Jan. 29 (Bloomberg) -- Brazilian authorities announced 5.6 billion reais ($2.3 billion) will be spent on infrastructure directly related to the 2016 Rio de Janeiro Olympic Games and those costs will rise as projects are added.
Yesterday’s announcement comes months behind schedule, and after pressure on public bodies to reveal exactly how much it will cost for Rio to be the first South American city to host the quadrennial showpiece. Delays and cost overruns to several projects related to this year’s soccer World Cup have sharpened the focus on the Olympics.
“We are committed to being on schedule,” Sports Minister Aldo Rebelo said at a press conference in Rio to announce the spending plans. “It is the first time we have a consortium of three levels of government. It is in an effort to ensure the success and execution of all the commitments to deliver the Olympics in Rio in 2016.”
On Jan. 24 the Rio organizing committee said costs to run the 2 1/2-week event had grown to 7 billion reais from the 5.6 billion estimated when Rio won hosting rights in 2009. Its bid document also said 23 billion reais would be spent on infrastructure projects.
Yesterday, many of the largest investments like a new subway line and port were excluded from the Olympic costs. Brazil has declared that it will spend 26 billion reais on the World Cup, which includes airports and roads in 12 host cities. Last year millions of people took to the streets in protests that included complaints about the money being lavished on sporting events.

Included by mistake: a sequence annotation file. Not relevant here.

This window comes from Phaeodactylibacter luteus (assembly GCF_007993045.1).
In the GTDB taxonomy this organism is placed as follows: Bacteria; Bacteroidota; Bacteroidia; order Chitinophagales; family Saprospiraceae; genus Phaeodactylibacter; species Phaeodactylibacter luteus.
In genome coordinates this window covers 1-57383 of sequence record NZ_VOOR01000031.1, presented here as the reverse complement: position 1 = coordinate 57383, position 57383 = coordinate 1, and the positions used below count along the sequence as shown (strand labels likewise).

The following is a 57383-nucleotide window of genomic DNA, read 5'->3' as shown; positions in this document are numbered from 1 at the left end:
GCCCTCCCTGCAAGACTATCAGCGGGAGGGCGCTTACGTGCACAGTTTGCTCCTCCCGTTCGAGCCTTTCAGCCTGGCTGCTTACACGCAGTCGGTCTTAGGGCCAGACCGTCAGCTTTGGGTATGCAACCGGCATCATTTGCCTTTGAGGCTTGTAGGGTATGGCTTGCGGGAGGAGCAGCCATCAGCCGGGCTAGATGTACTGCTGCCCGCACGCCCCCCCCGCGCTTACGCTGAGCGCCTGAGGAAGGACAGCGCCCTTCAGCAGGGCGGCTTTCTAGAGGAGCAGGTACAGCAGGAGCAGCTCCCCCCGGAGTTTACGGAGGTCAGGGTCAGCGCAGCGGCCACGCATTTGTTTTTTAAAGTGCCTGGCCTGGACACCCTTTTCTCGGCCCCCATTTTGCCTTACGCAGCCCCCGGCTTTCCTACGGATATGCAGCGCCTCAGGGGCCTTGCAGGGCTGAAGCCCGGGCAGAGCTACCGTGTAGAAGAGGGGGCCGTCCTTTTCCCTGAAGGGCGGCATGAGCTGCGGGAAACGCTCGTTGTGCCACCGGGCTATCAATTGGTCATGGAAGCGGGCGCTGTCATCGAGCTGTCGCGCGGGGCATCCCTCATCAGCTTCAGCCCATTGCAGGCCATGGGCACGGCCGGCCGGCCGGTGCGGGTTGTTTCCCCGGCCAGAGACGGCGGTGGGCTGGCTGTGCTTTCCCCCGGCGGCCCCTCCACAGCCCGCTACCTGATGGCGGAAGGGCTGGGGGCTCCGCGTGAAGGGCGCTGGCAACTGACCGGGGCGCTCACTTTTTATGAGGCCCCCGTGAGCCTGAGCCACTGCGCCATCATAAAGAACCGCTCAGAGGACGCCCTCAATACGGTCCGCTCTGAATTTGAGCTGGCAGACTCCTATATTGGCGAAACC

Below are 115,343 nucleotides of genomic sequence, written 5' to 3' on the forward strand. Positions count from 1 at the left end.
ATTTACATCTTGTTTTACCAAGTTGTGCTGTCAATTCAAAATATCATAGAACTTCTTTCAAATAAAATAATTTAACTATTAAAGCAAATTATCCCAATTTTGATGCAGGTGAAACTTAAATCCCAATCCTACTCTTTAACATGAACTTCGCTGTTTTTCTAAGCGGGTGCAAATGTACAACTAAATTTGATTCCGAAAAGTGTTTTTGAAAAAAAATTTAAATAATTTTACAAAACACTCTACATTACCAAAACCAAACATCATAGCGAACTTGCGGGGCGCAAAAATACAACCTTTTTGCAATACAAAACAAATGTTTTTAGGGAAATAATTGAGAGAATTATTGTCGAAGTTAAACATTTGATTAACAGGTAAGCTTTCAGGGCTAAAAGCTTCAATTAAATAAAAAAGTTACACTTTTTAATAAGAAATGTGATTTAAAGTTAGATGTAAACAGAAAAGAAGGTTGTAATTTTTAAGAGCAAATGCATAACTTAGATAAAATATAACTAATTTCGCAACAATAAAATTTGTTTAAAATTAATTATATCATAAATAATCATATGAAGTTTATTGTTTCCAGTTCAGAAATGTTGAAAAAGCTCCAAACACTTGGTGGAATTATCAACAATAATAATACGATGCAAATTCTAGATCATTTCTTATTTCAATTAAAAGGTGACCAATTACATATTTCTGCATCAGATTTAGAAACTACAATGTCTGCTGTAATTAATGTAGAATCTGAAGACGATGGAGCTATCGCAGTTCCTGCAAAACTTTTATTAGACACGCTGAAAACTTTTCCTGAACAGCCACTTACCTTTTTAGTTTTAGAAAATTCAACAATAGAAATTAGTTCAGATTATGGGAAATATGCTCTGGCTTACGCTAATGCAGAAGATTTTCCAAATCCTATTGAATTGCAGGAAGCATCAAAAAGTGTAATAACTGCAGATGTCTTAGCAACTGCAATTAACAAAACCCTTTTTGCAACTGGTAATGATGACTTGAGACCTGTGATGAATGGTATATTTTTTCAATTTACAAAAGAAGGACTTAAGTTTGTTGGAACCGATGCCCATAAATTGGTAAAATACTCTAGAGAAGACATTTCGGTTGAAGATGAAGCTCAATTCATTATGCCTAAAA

Deputy Sports Minister Luis Fernandes said lumping all World Cup costs together confused the Brazilian public, so Olympic organizers decided to make their budget clearer by separating legacy projects from those associated with the games. Partnerships with the private sector account for more than 70 percent of the budget released yesterday.
“We understand we have to communicate in a clearer fashion, that’s what we’re trying to do here now,” Fernandes said at the event in Rio. “That’s part of what we learned. People were confusing basic investments in infrastructure, which serve the country as a whole, as part of the costs of the games. They’re not part of the games.”
Fernandes and officials from the Rio state and municipal governments all declined to provide an estimate about how much the games would eventually cost, saying updates would be provided periodically. A separate press conference has been scheduled for March when details related to rail, port and road upgrades will be announced.
A study by the Centre for Major Programme Management at the Said Business School in Oxford, England, showed cost overruns at the last 17 summer and winter games, with an average overspend of 179 percent.
The U.K. in 2007 more than tripled to 9.3 billion pounds ($15.5 billion) the spending plan for the 2012 Games after underestimating costs to clean up the Olympic Park site and construct venues.
Rio organizers have come under pressure from the International Olympic Committee, whose members have expressed concern at the pace of progress. The biggest worry is the Deodoro sports complex, which has not been incorporated into the budget. The initial plan was scaled down, and a tender for work to begin has yet to happen. That will add a significant amount to the costs, organizers conceded.
“Just because the value isn’t there doesn’t mean that the project’s delayed,” said Maria Silva Bastos, who heads Rio’s Olympic municipal company.
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